Allied still open to rival bids

ALLIED DOMECQ, the drinks group which is trying to sell its pubs, is to give bidders more time to top Whitbread's bid after talks with the pub and brewing giant hit difficulties.

It is understood that Punch Taverns, the privately owned group that owns 1,800 pubs, will have longer than the usual 21 days to come up with a higher offer for Allied's 3,600 outlets once the deal is announced.

The concession comes after a series of delays in the completion of Whitbread's offer. An announcement was due last week but has been put off until Wednesday. One source said: "It's next week or never."

Hugh Osmond, Punch Taverns chief, believes he can come up with a higher offer.

Analysts also consider that Bass, the leisure group which has also expressed an interest, would be able to out-bid Whitbread based on it superior potential for cost savings. Allied shareholders would then have to choose between the bids.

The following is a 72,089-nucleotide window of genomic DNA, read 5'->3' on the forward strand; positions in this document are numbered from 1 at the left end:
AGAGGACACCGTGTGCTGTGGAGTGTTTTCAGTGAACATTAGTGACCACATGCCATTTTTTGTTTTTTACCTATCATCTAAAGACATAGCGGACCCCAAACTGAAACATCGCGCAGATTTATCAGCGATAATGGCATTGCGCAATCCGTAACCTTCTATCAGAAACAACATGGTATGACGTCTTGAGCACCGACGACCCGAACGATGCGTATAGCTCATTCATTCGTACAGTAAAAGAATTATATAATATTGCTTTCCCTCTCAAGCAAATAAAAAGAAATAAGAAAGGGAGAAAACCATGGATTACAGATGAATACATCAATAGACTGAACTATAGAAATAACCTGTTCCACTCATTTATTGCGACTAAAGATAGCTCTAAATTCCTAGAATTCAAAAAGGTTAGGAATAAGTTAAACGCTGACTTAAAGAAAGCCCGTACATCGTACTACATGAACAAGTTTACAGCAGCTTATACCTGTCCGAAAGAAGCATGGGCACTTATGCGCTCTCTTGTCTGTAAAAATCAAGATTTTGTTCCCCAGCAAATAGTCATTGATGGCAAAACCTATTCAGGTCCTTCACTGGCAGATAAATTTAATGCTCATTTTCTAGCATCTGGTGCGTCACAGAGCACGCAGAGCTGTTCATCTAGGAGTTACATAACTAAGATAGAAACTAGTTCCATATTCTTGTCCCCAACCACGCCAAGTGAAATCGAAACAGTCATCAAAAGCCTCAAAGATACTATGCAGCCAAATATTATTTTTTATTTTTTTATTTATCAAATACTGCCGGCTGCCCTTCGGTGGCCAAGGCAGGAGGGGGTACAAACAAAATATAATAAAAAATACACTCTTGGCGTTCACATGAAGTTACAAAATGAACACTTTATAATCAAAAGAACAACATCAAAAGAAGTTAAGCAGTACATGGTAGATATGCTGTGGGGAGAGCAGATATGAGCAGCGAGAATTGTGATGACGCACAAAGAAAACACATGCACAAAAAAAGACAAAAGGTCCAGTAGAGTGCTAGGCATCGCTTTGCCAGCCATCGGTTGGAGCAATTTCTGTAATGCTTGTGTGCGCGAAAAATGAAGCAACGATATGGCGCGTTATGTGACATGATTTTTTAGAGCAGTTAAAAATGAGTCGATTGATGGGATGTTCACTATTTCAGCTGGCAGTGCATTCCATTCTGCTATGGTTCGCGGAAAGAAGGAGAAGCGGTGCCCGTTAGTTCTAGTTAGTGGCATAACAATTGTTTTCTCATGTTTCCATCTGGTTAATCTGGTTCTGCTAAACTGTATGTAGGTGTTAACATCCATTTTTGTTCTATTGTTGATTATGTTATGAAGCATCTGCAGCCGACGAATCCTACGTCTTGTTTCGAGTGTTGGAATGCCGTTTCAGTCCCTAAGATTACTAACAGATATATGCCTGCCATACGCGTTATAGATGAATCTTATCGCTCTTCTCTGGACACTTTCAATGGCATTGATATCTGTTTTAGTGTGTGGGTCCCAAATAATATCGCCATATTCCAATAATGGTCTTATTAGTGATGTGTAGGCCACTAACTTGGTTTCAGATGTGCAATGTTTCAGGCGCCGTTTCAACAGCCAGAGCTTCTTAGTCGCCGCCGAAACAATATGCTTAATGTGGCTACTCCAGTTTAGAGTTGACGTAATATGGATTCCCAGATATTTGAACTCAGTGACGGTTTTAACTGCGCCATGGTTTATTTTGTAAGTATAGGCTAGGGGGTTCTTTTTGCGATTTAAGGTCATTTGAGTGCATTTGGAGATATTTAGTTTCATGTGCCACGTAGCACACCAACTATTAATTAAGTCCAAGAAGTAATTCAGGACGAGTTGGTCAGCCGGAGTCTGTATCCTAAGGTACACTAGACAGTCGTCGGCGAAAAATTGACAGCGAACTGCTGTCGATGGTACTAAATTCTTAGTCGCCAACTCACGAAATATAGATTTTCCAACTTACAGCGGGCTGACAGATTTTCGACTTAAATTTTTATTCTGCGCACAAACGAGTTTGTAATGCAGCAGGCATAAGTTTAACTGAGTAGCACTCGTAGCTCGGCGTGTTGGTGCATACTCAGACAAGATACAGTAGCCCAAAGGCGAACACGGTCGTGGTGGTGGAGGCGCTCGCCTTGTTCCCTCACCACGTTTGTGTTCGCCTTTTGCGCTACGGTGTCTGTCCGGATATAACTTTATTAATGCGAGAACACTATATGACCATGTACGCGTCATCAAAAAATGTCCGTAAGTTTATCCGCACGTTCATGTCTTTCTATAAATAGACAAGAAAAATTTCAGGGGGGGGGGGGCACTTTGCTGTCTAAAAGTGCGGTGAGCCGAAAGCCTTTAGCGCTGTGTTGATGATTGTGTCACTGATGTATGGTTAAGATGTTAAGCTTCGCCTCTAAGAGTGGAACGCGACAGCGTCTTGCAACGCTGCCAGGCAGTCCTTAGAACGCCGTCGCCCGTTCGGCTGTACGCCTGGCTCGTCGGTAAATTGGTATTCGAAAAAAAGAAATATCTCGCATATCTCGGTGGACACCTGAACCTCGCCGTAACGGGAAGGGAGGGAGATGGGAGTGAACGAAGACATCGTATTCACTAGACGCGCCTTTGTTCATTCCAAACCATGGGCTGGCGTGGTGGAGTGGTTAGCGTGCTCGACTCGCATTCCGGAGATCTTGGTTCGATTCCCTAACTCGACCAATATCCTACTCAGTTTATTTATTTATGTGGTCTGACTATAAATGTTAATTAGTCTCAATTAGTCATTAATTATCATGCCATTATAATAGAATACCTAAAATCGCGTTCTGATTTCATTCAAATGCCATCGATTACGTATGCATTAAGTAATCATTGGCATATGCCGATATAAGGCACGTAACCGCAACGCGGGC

There are signs that Allied has become more open to the interest of rival bidders, following earlier criticism of its decision to enter exclusive negotiations with Whitbread. Mr Osmond has been especially critical of Allied's conduct after having had his own approach for the pubs rejected just days before news broke last month of the talks with Whitbread.

Punch and other interested parties are also expected to gain access to the confidential information which Whitbread has been able to study, notably details of Allied's supply agreement with Carlsberg-Tetley and the tax implications of any deal. While Whitbread's all-share offer for the pubs would be exempt from capital gains tax, any cash bid from Punch would incur a major liability. Mr Osmond denies that this is an obstacle to a knockout bid.

Punch last week confirmed that Texas Pacific, the US buy-out specialist, had bought a 70 per cent stake in the venture. Texas Pacific is understood to be committed to Punch's interest in Allied's estate. Two other venture capitalists, CVC Capital Partners and Legal & General Ventures, are also thought to be interested in backing Punch.

Victory for Whitbread would force it to dispose of its brewing division. Whitbread would also acquire First Quench, the off-licence chain, and it would become the country's biggest landlord with 7,600 pubs.

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